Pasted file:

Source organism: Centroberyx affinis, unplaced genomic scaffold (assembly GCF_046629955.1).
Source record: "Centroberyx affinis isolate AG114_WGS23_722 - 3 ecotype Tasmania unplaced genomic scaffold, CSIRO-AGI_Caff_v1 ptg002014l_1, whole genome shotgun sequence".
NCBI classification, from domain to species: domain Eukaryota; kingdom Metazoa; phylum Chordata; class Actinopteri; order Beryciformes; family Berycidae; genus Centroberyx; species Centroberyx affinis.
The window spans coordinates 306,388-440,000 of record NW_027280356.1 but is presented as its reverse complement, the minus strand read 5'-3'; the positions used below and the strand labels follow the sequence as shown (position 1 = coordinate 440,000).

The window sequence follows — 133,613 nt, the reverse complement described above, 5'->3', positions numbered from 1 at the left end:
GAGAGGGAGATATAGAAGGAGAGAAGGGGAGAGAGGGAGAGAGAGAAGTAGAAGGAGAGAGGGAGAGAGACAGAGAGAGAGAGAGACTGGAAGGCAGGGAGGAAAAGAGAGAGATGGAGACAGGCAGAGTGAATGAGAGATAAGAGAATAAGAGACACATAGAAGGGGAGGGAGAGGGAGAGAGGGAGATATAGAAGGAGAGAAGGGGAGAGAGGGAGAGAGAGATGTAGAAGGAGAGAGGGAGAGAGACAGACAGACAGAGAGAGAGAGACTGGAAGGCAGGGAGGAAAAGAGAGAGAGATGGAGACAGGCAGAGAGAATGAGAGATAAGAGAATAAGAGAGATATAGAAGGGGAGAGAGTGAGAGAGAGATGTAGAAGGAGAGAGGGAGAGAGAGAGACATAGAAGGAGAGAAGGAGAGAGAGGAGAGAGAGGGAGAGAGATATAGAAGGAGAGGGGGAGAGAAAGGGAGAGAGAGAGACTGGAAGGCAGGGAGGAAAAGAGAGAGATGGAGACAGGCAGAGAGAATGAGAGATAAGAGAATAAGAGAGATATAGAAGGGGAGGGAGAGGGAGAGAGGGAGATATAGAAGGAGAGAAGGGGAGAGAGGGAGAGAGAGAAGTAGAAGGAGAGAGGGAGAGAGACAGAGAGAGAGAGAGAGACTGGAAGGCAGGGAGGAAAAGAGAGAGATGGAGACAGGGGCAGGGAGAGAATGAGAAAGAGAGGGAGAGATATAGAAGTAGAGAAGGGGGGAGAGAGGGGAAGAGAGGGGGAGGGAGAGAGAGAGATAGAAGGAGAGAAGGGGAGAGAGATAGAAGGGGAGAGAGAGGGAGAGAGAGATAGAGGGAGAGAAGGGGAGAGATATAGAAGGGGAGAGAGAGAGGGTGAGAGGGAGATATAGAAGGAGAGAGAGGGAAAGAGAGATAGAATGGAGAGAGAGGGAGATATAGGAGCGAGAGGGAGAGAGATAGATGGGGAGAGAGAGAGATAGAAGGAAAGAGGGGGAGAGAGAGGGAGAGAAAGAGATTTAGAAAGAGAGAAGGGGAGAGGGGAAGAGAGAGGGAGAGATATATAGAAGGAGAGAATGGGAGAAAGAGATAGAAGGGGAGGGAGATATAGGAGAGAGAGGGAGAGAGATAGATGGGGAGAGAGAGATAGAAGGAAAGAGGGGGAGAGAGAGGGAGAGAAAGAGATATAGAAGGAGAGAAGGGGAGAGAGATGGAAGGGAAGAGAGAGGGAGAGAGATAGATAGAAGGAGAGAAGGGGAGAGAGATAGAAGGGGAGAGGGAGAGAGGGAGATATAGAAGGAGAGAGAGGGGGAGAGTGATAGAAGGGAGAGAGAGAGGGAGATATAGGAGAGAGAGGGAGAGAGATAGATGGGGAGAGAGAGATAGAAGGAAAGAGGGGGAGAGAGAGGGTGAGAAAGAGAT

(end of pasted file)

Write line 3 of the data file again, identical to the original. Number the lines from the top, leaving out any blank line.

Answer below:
NCBI classification, from domain to species: domain Eukaryota; kingdom Metazoa; phylum Chordata; class Actinopteri; order Beryciformes; family Berycidae; genus Centroberyx; species Centroberyx affinis.